Applies to: Exchange Server 2016

This cmdlet is available only in on-premises Exchange Server 2016.

Use the Update-DatabaseSchema cmdlet to upgrade the database schema for one or more databases after an Exchange software update that includes database schema updates has been installed on Mailbox servers in a database availability group (DAG). Some software updates for Exchange may include database schema updates. After such an update has been installed on all members of a DAG, the administrator must run the Update-DatabaseSchema cmdlet for each database in the DAG to trigger the database schema update. The in-place database schema upgrade engine ensures that no schema updates occur until all members of the DAG have compatible versions of the software.

For information about the parameter sets in the Syntax section below, see Syntax.

Update-DatabaseSchema -Identity <DatabaseIdParameter> <COMMON PARAMETERS>

Update-DatabaseSchema -Identity <DatabaseIdParameter> -MajorVersion <UInt16> -MinorVersion <UInt16> <COMMON PARAMETERS>

COMMON PARAMETERS: [-Confirm [<SwitchParameter>]] [-WhatIf [<SwitchParameter>]]

This example updates the database schema for database DB1.

Update-DatabaseSchema DB1

You need to be assigned permissions before you can run this cmdlet. Although all parameters for this cmdlet are listed in this topic, you may not have access to some parameters if they're not included in the permissions assigned to you. To see what permissions you need, see the "Mailbox databases" entry in the Recipients Permissions topic.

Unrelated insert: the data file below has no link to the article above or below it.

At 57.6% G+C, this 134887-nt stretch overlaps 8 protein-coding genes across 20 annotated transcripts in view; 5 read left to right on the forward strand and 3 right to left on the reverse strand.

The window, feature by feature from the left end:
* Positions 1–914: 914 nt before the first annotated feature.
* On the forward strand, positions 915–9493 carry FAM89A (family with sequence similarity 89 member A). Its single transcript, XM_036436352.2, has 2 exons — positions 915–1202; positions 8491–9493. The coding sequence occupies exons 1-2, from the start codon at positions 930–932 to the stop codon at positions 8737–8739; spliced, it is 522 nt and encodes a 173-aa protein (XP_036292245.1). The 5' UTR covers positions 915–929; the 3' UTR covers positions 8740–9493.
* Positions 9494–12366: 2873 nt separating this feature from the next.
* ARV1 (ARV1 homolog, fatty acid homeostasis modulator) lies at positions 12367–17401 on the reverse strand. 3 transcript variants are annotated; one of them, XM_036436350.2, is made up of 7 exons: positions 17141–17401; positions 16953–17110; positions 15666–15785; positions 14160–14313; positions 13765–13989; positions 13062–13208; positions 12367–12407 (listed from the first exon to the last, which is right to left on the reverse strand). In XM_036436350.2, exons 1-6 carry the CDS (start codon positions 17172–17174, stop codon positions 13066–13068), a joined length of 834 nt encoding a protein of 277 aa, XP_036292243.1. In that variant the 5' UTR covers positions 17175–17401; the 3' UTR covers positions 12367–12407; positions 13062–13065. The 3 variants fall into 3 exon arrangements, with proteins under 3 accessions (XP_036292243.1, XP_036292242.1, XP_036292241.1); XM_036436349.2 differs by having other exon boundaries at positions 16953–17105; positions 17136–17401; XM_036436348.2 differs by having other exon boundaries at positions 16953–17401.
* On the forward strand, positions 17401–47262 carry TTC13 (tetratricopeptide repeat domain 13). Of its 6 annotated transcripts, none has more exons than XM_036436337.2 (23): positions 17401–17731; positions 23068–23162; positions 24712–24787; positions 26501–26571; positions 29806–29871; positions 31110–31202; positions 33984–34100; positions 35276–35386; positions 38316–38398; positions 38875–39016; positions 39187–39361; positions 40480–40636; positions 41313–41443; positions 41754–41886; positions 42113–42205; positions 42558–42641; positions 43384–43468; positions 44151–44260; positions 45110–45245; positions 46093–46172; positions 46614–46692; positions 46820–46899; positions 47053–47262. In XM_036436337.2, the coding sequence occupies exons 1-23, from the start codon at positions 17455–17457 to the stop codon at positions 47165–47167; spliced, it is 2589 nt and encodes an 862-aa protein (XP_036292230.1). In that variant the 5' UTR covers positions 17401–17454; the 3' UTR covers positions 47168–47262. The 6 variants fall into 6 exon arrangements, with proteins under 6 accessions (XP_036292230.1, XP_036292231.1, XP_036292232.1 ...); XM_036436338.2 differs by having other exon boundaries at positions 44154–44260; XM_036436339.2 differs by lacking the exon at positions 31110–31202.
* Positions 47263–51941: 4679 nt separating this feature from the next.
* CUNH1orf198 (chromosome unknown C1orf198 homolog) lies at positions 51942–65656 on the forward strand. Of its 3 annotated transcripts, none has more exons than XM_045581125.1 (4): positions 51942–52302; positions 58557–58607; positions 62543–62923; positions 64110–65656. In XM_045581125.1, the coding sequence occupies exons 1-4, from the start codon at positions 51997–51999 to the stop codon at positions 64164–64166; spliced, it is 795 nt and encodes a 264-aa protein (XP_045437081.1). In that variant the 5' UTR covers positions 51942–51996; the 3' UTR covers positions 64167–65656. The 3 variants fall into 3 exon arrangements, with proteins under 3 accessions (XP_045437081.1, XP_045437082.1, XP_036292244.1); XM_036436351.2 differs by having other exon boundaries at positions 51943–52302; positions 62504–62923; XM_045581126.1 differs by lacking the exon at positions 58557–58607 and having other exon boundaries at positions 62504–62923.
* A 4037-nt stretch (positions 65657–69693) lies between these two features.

Parameter Required Type Description




The Identity parameter specifies the mailbox database for which you want to set one or more attributes. You can use the following values:

  • GUID

  • Distinguished name (DN)

  • Name of the mailbox database




This parameter is reserved for internal Microsoft use.




This parameter is reserved for internal Microsoft use.




The Confirm switch specifies whether to show or hide the confirmation prompt. How this switch affects the cmdlet depends on if the cmdlet requires confirmation before proceeding.

  • Destructive cmdlets (for example, Remove-* cmdlets) have a built-in pause that forces you to acknowledge the command before proceeding. For these cmdlets, you can skip the confirmation prompt by using this exact syntax: -Confirm:$false.

  • Most other cmdlets (for example, New-* and Set-* cmdlets) don't have a built-in pause. For these cmdlets, specifying the Confirm switch without a value introduces a pause that forces you acknowledge the command before proceeding.




The WhatIf switch simulates the actions of the command. You can use this switch to view the changes that would occur without actually applying those changes. You don't need to specify a value with this switch.

To see the input types that this cmdlet accepts, see Cmdlet Input and Output Types. If the Input Type field for a cmdlet is blank, the cmdlet doesn’t accept input data.

To see the return types, which are also known as output types, that this cmdlet accepts, see Cmdlet Input and Output Types. If the Output Type field is blank, the cmdlet doesn’t return data.